Match Play one of many moving parts for tour

By Associated PressMarch 1, 2011, 8:57 pm

MARANA, Ariz. (AP)—The World Golf Championships, which used to actuallymove around the world, have been in the same U.S. cities for the last fiveyears. That could change with a new television contract.

For now, most of the attention is on the Match Play Championship.

It moved to the high desert north of Tucson in 2007, and the four-yearcontract with Dove Mountain ended in the sleet and snow at the Ritz-Carlton GolfClub. There is an option for another year, and PGA Tour commissioner Tim Finchemsaid speculation that the Accenture Match Play Championship is moving for 2012would be “inaccurate.”

“I’d say right now that the most likely scenario is going to be it stayshere,” Finchem said.

So much depends on the rest of the schedule.

The tour is about to enter negotiations on a new television contract, whichexpires in 2012. Tour executives have been hammering out various models inrecent months and are close to presenting a proposed schedule of events.

“We’re not uncomfortable here,” Finchem said. “It’s worked well and wehave a good partnership with the people here. The facilities are great. It’sjust that as we get into television later this year, it forces us to look at theoverall calendar and make sure the calendar works. As you know, there’s a lot ofmoving parts to that.”

Chief among them is whether the NFL schedule expands and pushes the SuperBowl deep in February. Another part of the equation is the Fall Series and thetour’s interest in adding tournaments in Asia. It already has one in Malaysia,along with the WGC in Shanghai.

“Then you have the traditional part of it, which is tournaments wanting tomove in certain situations,” he said. “Right now, this tournament is at theend of the West Coast, and that appears to be a strong possibility that wouldcontinue.”

Finchem said the tour would decide on the Match Play venue within threemonths to give local organizers time to prepare. Then again, that’s also truefor all the PGA Tour events on the West Coast swing, and even some in Florida.

It’s all about the calendar.

“Like here, if we wanted to play this a lot earlier, it gets to be astruggle weather-wise,” he said. “All the WGCs, China included, you’ve got tobe careful in terms of player movement and making sure it fits with thedifferent tours. We’ve already created problems with ourselves globally with theexpanded season. It’s complicated.”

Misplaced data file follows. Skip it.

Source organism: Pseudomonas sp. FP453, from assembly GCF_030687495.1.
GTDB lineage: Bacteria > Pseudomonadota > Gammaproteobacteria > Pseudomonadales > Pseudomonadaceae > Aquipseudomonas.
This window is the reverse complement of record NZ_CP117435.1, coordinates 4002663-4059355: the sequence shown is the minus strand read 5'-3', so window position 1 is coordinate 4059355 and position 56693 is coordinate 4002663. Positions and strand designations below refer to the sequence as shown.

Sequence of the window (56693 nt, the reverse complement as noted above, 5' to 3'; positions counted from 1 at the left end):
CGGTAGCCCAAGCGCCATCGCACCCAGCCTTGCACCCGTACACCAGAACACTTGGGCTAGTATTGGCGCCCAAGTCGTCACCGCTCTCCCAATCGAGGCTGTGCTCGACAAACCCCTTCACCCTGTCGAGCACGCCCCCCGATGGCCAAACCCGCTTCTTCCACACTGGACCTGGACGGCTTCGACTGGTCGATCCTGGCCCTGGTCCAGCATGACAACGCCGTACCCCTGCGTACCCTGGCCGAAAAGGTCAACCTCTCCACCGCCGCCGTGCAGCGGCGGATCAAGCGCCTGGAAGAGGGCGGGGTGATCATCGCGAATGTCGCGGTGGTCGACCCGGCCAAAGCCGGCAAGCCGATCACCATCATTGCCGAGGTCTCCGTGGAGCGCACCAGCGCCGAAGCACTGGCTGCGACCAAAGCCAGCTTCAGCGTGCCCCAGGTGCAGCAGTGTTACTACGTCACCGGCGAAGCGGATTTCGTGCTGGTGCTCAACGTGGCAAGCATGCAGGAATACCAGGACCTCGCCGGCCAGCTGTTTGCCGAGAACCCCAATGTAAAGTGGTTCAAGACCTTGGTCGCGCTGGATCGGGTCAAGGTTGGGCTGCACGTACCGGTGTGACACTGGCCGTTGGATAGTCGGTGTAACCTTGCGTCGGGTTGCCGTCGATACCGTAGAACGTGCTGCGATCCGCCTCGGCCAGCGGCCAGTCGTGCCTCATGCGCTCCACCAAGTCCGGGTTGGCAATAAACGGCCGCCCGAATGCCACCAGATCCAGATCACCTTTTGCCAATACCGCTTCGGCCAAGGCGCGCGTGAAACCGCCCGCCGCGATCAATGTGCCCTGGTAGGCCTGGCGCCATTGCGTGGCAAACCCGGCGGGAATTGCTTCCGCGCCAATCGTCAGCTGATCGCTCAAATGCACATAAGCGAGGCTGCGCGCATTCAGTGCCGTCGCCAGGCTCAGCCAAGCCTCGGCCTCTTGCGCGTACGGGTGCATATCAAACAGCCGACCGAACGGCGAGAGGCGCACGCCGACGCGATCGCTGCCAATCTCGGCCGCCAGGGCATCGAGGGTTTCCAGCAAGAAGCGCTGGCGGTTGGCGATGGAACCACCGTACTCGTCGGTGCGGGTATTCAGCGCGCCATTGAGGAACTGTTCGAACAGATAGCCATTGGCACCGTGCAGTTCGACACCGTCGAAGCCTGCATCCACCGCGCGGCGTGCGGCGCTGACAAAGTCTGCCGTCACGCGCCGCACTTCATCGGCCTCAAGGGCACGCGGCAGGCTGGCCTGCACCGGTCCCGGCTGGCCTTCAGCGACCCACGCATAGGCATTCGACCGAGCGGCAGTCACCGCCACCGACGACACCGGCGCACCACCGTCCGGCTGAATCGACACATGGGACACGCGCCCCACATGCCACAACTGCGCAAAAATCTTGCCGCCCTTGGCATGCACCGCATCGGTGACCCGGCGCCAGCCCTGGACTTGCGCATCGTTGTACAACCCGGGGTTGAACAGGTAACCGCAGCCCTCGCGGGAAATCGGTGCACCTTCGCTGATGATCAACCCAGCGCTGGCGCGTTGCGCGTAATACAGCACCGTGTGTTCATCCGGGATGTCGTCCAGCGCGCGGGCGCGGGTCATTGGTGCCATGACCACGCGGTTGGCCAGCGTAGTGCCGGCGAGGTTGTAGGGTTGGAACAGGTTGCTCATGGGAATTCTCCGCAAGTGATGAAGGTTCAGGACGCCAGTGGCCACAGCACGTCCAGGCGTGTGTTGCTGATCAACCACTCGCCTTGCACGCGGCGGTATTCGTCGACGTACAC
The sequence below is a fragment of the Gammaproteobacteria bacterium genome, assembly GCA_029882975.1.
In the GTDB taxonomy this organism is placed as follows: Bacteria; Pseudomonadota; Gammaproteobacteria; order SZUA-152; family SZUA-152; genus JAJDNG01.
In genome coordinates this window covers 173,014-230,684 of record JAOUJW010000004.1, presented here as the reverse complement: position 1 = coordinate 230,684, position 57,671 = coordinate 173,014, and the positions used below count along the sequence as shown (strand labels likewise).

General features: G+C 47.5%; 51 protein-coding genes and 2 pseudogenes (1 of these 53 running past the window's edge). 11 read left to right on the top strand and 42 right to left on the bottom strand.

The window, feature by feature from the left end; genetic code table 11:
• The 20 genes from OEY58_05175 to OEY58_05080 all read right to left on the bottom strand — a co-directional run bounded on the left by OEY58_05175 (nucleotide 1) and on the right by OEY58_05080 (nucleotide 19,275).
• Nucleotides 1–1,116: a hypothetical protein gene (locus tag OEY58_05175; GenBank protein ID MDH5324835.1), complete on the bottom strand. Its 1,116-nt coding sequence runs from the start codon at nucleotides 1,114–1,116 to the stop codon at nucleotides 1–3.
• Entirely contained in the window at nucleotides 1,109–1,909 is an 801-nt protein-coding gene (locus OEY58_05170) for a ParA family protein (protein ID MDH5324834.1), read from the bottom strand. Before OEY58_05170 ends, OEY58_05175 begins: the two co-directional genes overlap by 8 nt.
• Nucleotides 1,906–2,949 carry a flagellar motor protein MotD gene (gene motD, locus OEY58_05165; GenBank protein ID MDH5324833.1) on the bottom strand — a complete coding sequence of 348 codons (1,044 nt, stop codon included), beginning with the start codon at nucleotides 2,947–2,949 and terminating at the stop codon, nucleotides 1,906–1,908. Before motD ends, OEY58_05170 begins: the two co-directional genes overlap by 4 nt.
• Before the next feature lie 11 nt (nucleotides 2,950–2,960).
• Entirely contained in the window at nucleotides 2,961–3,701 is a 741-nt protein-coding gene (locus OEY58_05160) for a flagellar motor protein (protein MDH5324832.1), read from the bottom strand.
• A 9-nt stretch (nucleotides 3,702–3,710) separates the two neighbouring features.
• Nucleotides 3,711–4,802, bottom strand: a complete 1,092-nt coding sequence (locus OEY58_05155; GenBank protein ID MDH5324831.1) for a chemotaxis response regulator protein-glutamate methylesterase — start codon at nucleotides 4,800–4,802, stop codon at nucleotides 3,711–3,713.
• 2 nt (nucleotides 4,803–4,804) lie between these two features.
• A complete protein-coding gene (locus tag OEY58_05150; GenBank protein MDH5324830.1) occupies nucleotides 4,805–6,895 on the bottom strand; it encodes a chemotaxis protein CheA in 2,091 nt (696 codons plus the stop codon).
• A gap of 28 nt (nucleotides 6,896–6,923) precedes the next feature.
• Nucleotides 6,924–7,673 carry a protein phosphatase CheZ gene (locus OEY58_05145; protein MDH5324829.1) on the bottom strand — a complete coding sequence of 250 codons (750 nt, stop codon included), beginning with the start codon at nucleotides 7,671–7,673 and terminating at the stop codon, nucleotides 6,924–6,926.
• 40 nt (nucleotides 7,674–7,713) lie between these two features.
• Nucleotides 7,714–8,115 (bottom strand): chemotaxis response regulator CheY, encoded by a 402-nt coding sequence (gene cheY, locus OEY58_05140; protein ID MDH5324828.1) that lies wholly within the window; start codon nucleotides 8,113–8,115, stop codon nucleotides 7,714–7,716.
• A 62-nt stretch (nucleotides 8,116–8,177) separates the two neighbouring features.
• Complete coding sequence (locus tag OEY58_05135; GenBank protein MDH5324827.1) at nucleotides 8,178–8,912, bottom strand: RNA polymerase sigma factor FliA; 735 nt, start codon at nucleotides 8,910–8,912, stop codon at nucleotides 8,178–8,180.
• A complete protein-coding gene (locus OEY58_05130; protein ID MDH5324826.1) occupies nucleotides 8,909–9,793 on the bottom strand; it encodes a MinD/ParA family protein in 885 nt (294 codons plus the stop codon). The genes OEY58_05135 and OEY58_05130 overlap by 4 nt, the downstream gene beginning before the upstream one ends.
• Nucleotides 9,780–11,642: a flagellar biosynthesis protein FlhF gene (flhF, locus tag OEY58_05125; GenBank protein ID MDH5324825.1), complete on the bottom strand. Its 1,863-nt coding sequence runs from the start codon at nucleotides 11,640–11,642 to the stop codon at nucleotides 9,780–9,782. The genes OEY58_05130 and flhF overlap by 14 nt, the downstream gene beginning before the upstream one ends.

Part of the headache this year is the South African Open being held the sameweek as the Presidents Cup, especially with the top five players in theInternational team standings from South Africa.

As for the Match Play Championship?

“I’d say we’re going to review it, and the likely conclusion is we stayhere,” he said. “But it’s not about here. It’s about the calendar.”

WESTWOOD ON TIGER: Lee Westwood knows about slumps, having slipped to No.253 in 2003. He recalled a favorite adage Tuesday when talking about TigerWoods , one that his friend Darren Clarke once said about Westwood.

“Having played with Tiger since 1997 … there’s an old saying that classis permanent and form is fickle,” Westwood said. “He’s the classiest playerI’ve ever played with. I’d be wise enough to know not to write him off.”

There has been chatter that Woods should try to play more tournaments tohelp get his game on track, especially after losing in the first round a weekago at the Match Play Championship.

Westwood had some perspective on that, too.

“When I went through a bad patch, it was a juggling act whether to stayhome and practice or go play and risk not playing well and taking anotherconfidence knock,” he said. “It’s very much up to the individual. Tiger has todo what he feels is right.”

RAPUNZEL REYNOLDS: This is one bet Chad Reynolds doesn’t mind losing, nomatter how he looks.

Reynolds, the caddie for Nick Watney , was due for a haircut about a monthago. At Torrey Pines, he made a wager with the boss before the final round. Hewould cut his hair when Watney failed to finish out of the top 10.

That seemed reasonable, since Watney was 11 shots out of the lead.

“I’m thinking about driving to Phoenix and getting my hair cut Mondaymorning, and he drops a 63 on me,” Reynolds said.

Watney had a tournament-best 63 to tie for sixth. Then came a tie for fifthat the Phoenix Open. A week later at Pebble Beach, he was eight shots behindgoing into Sunday and closed with a 67 to tie for sixth.

And the hair kept growing.

Watney needed to win two matches for a top 10 at the Match PlayChampionship. He beat Anthony Kim in the first round, then beat Lee Westwoodbefore losing in the third round.

Watney is off this week, then plays at Doral, where two years ago he lost byone shot to Phil Mickelson .

CINK COACH: Among the changes for Stewart Cink this year was leaving ButchHarmon.

Cink had gone to Pat O’Brien for his putting, and now uses the Dallas-basedO’Brien as his only coach. Cink said the main reason for leaving Harmon wasscheduling.

“If you look at all of Butch’s players, I was the one who was the most tiedup with stuff,” said Cink, who lives north of Atlanta. He said he wasn’twilling to give up his family time by taking trips to Las Vegas.

Harmon also works with Phil Mickelson (San Diego), Nick Watney and NatalieGulbis (Las Vegas), and Dustin Johnson , who lives in South Carolina but makesfrequent trips to Las Vegas.

Cink said he was energized being around O’Brien, describing his philosophyas “new school” compared with Harmon.

“But I love Butch,” Cink said. “We’re good friends.”

Harmon keeps a limited stable of clients these days and did not say if hewould add one now that Cink has departed.